Gouffre de la Pulpite Irréversible
Northing: 45.314053° Easting: 5.855845° Altitude: 1,900 m
How to find it
Follow the waymarked GR9 from the Col du Coq past the Trou du Glaz onto the plateau above. At the signposted junction follow the path up towards the summit. After about 350 metres there is an obvious spoil heap 40 metres on the left, which marks the location. Note that one source on the web give the altitude as 1,790 metres - this is incorrect.
Having been identified as a potential entrance from below, Gouffre de la Pulpite Irréversible was dug open in 2010. It has now been equipped with pull-through chains and traverse ropes, and the through trip to Trou du Glaz is actualy used for commercial caving. It is not a long traverse, but is flood prone so should be avoided in wet weather and snow melt. The narrow entrance shaft is short and broken into three sections, and drops into about 100 m of meander, 20 m of which has been blasted and is restricted (the Tortue Ninja). This passage enters the impressive Salle du Dôme des Écrins from which a succession of short pitches lead to the main feature, a 145 metre shaft (Puits du Lac) dropped in three stages - 85 m, 20 m, and 40 m. This lands in the main passage in Trou du Glaz below the Lantern shafts. From here, it is possible to exit through Trou du Glaz (4 to 5 hours) by ascending the permanently rigged Puits de l'Ogive into the Trou du Glaz upper story, or join one of the standard through trips from Trou du Glaz.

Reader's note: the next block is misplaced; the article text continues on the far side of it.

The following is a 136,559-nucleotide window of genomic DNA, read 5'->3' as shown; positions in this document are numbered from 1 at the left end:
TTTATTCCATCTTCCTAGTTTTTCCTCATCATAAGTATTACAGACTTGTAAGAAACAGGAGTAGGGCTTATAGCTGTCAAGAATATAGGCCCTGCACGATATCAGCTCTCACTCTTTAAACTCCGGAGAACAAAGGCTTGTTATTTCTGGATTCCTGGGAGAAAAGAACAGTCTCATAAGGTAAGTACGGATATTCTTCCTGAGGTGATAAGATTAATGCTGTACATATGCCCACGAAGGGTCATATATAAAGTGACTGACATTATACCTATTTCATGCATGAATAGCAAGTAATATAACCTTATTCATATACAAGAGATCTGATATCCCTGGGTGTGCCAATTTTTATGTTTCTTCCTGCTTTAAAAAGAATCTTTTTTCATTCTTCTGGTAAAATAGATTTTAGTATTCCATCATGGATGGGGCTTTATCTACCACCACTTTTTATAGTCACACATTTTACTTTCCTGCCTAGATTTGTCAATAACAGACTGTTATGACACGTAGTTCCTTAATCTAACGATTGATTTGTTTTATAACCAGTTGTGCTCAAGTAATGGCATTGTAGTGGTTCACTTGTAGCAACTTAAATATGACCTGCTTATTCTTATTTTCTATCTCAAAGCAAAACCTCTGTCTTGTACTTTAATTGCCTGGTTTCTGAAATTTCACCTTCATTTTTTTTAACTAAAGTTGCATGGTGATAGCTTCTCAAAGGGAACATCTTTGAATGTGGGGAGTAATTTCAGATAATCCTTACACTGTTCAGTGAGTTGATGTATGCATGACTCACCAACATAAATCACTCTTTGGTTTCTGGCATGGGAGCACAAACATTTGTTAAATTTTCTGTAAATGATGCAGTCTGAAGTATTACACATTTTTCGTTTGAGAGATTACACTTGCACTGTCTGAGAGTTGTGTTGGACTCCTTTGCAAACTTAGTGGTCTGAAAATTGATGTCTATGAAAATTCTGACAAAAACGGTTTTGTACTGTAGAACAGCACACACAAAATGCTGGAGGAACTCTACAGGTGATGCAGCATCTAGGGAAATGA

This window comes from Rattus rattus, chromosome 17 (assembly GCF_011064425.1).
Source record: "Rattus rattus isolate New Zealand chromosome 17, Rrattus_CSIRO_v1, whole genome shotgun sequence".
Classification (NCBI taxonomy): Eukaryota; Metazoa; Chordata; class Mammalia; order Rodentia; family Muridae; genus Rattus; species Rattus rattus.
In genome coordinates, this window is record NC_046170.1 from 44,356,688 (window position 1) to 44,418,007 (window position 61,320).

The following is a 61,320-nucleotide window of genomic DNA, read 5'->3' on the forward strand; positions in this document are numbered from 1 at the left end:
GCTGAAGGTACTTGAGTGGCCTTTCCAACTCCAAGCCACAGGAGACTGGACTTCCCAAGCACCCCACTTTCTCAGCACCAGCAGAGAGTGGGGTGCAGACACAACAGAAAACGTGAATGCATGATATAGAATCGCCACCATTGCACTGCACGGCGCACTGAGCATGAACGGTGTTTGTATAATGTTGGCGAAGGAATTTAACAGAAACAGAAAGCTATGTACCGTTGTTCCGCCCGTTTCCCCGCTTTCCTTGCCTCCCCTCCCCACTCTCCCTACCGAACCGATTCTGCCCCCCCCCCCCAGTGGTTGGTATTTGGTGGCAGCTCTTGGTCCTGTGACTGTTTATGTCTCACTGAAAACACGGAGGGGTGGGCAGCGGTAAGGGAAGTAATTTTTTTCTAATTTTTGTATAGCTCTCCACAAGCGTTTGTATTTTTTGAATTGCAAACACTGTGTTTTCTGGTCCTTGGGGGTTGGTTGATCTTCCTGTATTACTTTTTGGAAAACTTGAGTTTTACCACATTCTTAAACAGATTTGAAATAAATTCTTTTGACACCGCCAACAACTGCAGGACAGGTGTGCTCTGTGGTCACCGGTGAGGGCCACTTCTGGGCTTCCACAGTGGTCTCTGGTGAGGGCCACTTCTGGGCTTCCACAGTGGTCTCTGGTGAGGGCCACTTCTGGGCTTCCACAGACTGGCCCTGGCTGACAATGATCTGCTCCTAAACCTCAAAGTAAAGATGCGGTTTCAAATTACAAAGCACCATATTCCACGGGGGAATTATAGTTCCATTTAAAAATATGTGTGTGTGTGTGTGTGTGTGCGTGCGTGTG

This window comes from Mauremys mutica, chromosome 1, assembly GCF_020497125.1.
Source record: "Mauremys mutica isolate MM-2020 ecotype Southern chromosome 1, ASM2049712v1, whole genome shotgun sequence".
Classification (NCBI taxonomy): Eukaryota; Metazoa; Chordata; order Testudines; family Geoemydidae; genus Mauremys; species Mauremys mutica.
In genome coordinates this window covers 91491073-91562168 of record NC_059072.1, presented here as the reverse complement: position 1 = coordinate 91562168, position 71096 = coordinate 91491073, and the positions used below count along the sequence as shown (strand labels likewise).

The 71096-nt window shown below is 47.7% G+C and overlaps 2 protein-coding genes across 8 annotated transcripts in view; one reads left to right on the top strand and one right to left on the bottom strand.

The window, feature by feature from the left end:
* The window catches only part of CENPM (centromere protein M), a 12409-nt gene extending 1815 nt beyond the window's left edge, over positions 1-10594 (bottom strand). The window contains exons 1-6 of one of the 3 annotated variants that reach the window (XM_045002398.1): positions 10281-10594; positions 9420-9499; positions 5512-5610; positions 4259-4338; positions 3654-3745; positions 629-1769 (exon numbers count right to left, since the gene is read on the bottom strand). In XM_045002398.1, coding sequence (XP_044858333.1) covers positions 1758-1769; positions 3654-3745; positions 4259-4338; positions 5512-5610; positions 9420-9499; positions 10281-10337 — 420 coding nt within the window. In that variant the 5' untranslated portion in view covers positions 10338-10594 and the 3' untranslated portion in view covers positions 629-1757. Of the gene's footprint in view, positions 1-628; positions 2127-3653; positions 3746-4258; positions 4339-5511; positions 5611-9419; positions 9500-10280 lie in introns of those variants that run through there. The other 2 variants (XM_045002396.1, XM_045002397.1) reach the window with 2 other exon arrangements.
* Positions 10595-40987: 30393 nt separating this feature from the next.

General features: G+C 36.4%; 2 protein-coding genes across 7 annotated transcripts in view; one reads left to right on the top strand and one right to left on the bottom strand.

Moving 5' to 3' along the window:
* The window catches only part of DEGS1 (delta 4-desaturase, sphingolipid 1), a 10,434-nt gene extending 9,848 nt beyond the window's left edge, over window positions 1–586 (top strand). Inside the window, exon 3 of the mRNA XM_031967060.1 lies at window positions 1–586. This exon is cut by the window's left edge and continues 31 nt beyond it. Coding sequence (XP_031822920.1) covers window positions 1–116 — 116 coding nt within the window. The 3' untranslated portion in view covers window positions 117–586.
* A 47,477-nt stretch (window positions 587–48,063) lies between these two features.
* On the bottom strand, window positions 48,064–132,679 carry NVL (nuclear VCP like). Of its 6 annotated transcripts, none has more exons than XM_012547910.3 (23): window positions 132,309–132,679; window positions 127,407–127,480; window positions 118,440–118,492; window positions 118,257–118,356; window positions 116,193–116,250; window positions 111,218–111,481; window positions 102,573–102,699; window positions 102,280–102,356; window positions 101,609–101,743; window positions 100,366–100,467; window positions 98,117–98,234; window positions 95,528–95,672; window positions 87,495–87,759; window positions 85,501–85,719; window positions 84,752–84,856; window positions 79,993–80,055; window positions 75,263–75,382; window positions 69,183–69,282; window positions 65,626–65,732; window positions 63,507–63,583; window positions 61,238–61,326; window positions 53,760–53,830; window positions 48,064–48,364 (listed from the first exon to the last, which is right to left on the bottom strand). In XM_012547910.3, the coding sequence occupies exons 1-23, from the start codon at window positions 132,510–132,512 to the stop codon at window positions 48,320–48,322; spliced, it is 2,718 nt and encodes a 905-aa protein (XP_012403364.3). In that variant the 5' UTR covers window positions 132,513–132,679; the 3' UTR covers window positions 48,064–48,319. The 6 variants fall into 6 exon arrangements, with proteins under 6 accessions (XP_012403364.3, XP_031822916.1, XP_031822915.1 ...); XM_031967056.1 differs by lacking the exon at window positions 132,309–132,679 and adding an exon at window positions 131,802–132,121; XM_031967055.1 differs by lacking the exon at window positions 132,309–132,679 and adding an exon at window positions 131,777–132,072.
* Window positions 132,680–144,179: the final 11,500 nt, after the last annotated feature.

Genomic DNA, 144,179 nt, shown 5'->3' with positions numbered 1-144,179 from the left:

The best account of the route available on the web is a route guide by Charlie Rivoire of Emergence-spéléo, written in the same style as those of the Spéléo Secours Isère. It has been loosely translated by the author (use at your own risk).
A survey of the passages between Puits du Lac and the bottom of the entrance shafts, with a cross section, is available in the original exploration report by Olivier Dutel in Scialet 38, downloadable from here.
It is worth noting that that there is a complex of passages above the Puits du Lac shafts, with at least one connection to the Grotte du Guiers Mort. These passages, and the story of the connection to the surface, are described in an article by Olivier Dutel in Scialet 39 (2010) (further information available on bona fide request). A cross section of the upper passages is also available.
The name refers to pulpitis, a dental condition which can result in necrosis creating cavities to the very heart of the tooth…